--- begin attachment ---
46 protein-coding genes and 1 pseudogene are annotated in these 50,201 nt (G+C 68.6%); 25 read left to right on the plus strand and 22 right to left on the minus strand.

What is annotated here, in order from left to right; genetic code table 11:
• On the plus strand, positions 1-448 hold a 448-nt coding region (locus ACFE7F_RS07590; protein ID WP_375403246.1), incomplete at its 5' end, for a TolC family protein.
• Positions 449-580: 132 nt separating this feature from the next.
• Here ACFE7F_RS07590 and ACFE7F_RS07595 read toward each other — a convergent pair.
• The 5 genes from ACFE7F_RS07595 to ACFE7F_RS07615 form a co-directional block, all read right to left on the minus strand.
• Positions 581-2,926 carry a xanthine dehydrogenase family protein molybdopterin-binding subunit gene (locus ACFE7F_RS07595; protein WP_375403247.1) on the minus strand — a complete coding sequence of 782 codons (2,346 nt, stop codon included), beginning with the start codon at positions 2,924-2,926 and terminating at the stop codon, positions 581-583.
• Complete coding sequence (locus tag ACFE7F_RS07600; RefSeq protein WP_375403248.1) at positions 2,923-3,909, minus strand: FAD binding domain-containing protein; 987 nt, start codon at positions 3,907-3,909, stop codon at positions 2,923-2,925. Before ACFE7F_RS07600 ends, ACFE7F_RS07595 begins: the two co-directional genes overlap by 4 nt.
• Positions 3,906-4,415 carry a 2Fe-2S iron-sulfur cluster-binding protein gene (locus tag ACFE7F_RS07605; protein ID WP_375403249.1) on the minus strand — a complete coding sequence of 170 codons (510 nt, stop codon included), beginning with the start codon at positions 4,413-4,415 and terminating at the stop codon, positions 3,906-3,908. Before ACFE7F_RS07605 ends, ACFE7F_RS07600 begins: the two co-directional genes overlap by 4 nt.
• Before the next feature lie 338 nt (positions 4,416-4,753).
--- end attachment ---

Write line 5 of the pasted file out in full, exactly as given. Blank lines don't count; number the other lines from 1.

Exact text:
• Here ACFE7F_RS07590 and ACFE7F_RS07595 read toward each other — a convergent pair.